Lumbar Disc Injury
The discs act as shock absorbers in the spine, with a soft, mobile centre surrounded by fibrous rings. The most common injury to the disc is degenerative wear resulting in a weakening of the fibrous rings and the resultant bulge of the soft centre (nucleus) material. Depending on the extent of the bulge, the pain may be local to the spine or radiate into one or both of the legs.
- Acute bending / twisting injury
- Wear and tear over time – often from habitually poor posture or work postures such as repetitive incorrect lifting
- Increased pain on sitting or forward bending
- A shift or list of your shoulders to one side
- Remain active
- Learn good lifting and manual handling techniques
- Learn and adopt good posture (check out our short video on correct sitting posture)
- Retain your flexibility – hamstring, psoas and gluteal stretches are a good place to start (link to photos)
- Ensure you get a first episode of low back pain treated correctly. Research indicates that even when the pain resolves the muscle function remains compromised increasing the likelihood of future painful episodes.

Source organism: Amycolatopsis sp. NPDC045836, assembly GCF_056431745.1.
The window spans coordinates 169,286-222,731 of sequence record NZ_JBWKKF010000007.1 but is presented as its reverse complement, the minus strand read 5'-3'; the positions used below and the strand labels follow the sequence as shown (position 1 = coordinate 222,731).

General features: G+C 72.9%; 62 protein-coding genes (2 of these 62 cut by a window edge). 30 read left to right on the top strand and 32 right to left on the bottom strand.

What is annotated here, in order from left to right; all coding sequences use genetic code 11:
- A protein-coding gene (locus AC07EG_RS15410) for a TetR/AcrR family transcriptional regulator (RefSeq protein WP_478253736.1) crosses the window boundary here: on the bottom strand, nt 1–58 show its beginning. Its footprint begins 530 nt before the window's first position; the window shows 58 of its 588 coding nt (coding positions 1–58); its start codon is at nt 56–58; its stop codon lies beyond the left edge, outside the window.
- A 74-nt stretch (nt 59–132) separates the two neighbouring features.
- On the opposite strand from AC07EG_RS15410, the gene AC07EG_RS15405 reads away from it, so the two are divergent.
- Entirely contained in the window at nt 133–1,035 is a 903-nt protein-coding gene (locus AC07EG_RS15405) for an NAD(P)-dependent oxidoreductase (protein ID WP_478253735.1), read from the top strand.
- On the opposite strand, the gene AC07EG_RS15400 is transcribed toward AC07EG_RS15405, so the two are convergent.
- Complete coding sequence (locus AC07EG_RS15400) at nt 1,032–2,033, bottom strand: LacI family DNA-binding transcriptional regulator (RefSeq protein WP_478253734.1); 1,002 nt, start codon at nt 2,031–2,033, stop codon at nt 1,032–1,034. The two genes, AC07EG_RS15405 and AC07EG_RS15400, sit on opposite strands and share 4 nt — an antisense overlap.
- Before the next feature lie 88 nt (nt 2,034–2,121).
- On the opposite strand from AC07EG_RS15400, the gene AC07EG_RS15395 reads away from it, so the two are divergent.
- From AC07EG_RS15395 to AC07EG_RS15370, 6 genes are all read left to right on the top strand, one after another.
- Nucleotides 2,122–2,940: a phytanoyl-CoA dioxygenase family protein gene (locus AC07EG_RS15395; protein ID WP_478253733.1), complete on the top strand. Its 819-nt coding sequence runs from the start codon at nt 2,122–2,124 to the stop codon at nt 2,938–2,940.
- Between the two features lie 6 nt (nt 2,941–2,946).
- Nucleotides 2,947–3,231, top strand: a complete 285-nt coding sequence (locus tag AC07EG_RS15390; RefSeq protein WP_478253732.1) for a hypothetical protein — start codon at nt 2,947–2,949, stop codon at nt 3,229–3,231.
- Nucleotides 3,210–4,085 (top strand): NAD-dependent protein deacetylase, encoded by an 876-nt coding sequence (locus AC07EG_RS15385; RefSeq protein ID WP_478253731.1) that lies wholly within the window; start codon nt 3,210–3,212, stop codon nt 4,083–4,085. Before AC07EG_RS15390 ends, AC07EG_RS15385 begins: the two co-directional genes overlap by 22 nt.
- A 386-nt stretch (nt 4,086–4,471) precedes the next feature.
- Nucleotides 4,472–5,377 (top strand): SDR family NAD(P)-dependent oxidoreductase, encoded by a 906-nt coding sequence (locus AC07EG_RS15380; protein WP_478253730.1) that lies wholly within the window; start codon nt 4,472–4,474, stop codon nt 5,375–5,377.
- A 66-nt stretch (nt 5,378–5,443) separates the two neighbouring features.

- Don’t assume that just because there is a disc bulge on the CT or MRI that this is the cause of your symptoms – it most likely is not!
- Fully assess your injury to be sure the disc is the cause
- Advise you on specific stretches and exercises to minimise your symptoms.
- Ensure recovery of your stabilising (core) muscles is undertaken correctly and integrated into your work and sport postures
- Give you a preventative program of stretches and exercises so you are less likely to have to enjoy our company again!